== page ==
People on the water wait lists, tourism businesses and current residents would share the costs of retiring vacant lots in Cambria under a plan presented to services district directors Thursday, Dec. 14.
Meanwhile, directors — and Cambria residents — face another potential expense: replacing firefighters hired under a federal SAFER grant, which expires in March.
Add to that concerns over a dry December, and Cambrians have plenty on their plates these days.
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At a five-hour meeting of the Cambria Community Services District board, directors heard a report from the Buildout Reduction Program (BRP) Citizens’ Committee.
The panel of 10 citizens has worked for the past 20 months to identify lots that can be retired and identify ways for the district to purchase them; the report presented Thursday by committee member Mark Rochefort was the culmination of that work.
The county’s community plan for Cambria caps the community’s growth at 4,650 water connections, and the BRP panel identified 1,377 residential lots in addition to that number. They could be retired, the panel said, at a cost of $25 million in current dollars over 25 years, or $1 million a year.
A major portion of the committee’s work involved finding a way to fund that effort. The panel recommended raising:
▪ $400,000 a year from people on the water wait list by forming a Mello-Roos District, a special district within which a parcel tax can be assessed.
▪ $400,000 a year from current residences and businesses via an annual tax assessment of $100 per developed parcel.
▪ $200,000 a year via a 0.5 percent increase in the county’s business improvement district (CBID) fees assessed to proprietors of Cambria lodging businesses.
Directors took no action on the BRP report Thursday, but they and members of the public praised the committee’s work.
“They did an incredible job … looking primarily at funding sources,” District Counsel Tim Carmel said.
Elizabeth Bettenhousen, speaking during public comment, called it “one of the most coherent bureaucratic statements I’ve read in millennia. Well, that’s hyperbole — at least 10 years.”
Rochefort said the report assumes, based on conversations with San Luis Obispo County staffers, a growth rate of about 1 percent a year. He said that would leave Cambria with a total population of 7,700 to 10,500 (depending on the number of people per household) by the end of the process, 25 years down the line.
Cambria Fire Chief William Hollingsworth talked about the benefits of continuing to fund a fourth firefighter on the town’s engines.
Cambria’s been at that level of service for the past two years, thanks to a $396,252 federal grant the district received under the SAFER program (Staffing for Adequate Fire and Emergency Response). That grant enabled the district to hire three additional firefighters, but it expires in March, after which the district is on its own in funding the positions.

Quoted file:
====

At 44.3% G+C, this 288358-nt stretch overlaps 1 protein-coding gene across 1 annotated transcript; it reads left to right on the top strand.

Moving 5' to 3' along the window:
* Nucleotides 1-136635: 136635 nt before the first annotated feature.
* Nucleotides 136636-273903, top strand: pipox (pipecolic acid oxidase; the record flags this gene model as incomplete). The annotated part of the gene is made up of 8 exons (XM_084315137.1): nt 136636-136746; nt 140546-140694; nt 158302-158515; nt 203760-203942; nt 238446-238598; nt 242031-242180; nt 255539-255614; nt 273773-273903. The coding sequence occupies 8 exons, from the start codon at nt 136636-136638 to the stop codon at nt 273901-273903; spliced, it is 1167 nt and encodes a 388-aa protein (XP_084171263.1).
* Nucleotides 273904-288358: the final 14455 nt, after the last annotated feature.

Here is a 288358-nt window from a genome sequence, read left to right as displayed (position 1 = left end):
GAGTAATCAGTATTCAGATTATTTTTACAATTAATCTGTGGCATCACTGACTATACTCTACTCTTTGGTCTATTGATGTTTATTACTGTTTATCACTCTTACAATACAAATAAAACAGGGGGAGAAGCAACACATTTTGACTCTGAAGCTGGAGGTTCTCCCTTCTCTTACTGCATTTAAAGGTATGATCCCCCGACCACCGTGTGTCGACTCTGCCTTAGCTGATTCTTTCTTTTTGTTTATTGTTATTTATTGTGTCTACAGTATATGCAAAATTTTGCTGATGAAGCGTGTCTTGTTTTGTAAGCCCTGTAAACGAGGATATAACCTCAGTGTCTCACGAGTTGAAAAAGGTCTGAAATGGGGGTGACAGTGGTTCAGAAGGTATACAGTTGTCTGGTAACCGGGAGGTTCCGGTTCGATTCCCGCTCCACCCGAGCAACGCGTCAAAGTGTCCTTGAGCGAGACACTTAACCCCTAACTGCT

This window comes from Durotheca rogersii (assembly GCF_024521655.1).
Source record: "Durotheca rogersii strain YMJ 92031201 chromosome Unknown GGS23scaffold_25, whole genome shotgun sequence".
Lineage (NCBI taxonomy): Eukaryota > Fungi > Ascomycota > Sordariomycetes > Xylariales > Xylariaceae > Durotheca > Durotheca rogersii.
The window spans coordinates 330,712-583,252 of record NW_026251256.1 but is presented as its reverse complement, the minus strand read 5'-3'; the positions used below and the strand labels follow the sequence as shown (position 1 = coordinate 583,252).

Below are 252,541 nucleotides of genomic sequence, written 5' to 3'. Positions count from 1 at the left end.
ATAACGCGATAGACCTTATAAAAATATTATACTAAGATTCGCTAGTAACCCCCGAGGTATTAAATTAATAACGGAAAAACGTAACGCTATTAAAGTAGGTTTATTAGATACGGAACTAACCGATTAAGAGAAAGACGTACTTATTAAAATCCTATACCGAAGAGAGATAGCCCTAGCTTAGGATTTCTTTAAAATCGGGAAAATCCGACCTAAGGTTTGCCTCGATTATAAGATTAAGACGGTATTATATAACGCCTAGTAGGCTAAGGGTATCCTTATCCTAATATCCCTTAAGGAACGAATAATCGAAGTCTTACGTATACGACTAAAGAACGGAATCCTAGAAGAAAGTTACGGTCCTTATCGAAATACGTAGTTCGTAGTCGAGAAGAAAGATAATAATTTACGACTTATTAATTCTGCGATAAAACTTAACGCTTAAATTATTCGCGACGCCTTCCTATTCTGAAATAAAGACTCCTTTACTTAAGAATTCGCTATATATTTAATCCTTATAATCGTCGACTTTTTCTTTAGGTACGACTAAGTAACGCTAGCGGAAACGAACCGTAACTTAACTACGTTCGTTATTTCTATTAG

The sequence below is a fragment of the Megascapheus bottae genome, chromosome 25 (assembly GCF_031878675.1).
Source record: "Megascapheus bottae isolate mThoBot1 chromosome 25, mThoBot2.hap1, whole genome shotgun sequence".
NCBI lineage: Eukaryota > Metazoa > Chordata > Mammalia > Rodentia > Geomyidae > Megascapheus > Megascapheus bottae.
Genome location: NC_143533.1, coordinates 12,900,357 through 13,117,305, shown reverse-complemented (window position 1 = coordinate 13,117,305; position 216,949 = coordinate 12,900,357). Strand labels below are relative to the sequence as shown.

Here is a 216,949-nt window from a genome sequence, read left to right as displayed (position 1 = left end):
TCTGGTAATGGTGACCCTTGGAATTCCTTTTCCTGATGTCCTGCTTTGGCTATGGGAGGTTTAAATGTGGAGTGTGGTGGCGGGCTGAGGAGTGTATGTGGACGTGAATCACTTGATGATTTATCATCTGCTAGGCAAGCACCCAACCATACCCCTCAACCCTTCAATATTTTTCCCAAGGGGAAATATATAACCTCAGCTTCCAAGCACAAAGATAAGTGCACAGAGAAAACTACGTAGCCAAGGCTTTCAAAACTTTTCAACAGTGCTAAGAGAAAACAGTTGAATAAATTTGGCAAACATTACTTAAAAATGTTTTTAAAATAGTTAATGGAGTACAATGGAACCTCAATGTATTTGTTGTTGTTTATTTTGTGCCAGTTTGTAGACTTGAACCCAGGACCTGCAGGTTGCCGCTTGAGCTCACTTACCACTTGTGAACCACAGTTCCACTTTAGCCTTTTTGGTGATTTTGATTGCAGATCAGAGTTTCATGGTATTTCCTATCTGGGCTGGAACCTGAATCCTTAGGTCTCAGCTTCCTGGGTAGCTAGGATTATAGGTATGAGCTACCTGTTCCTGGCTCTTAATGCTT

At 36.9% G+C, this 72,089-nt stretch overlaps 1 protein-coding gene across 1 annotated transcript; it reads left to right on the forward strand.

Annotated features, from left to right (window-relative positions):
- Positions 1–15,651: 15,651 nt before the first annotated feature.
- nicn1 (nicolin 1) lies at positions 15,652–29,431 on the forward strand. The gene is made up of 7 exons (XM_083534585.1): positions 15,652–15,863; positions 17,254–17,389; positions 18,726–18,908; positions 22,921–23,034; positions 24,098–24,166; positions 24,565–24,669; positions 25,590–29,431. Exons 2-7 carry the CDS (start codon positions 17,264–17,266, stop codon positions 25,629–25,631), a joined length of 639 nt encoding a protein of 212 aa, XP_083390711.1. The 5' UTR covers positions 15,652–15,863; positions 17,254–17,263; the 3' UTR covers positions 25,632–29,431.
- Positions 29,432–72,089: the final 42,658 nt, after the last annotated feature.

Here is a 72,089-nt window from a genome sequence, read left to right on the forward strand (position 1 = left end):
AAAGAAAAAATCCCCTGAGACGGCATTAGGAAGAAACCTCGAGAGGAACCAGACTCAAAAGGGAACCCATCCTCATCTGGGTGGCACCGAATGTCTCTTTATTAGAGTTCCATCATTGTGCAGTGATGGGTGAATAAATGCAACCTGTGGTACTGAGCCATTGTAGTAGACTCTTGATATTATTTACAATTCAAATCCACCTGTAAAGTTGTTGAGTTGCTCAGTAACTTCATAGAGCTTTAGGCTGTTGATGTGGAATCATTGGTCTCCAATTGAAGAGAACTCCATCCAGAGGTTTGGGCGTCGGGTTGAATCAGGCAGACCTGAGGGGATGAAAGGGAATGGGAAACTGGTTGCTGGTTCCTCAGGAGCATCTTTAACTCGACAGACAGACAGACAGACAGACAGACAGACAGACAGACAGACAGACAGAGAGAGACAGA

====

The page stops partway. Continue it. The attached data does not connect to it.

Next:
The district, which faces a number of fiscal challenges, must decide whether to continue staffing levels at four firefighters per engine or return to the three-person crews in place prior to the grant.
Hollingsworth presented several arguments for maintaining the four-person standard, saying studies have shown fire crews are 13 percent more effective with four people than with three. Three-person crews, he added, are at a disadvantage in fighting fires: Under Cal-OSHA rules, he said, “we cannot send two people into a structure to fight a fire unless we have two people outside.”
There’s only so many times we can pick people’s pockets, even with their permission.
Amanda Rice, CCSD board president
In the past, he said, the department was able to rely on volunteer or reserve firefighters to boost its ranks. But requirements for reserve firefighters have become more stringent, which has discouraged local residents from filling reserve positions.
In 2000, Hollingsworth said, the district had 17 in-town reserve firefighters it could summon to go out on calls; that number today is down to just two.
“The decline of volunteerism, the decrease from 17 to two, means we simply don’t have firefighters in this community to respond,” he said.
Board President Amanda Rice said asking the community to accept a tax increase to continue SAFER staffing levels might be difficult, especially if the district also asks the community for funds to pay for the BRP proposals.
“We’ve got to balance the BRP tax with the possibility of a tax to support another firefighter,” she said. “There’s only so many times we can pick people’s pockets, even with their permission.”
Meanwhile, district General Manager Jerry Gruber reported that dry weather during December is raising the prospect of a return to drought conditions that existed before last winter’s rains broke a four-year spell.
Gruber said there’s been 70 percent less rain than expected so far this year. If water levels in the Windsor Bridge (WBE) well fall below 3 feet or Santa Rosa Creek wells dip lower than 10 feet, the district may have to consider a return to Stage 3 water restrictions, he said.
Director Harry Farmer said staff should encourage Cambria residents to “utilize the best conservation measures for water, especially considering the lack of it so far this year.”
▪ CCSD directors will meet at noon Tuesday, Dec. 19, to consider appointing someone or calling an election to fill a vacant seat on the board.
▪ Directors will hold their first regular meeting of 2018 at 2 p.m. Thursday, Jan. 18. The meeting will be one week earlier than normal to avoid a conflict with the Art & Wine Festival.
Both meetings will be at the Veterans Memorial Building, 1000 Main St.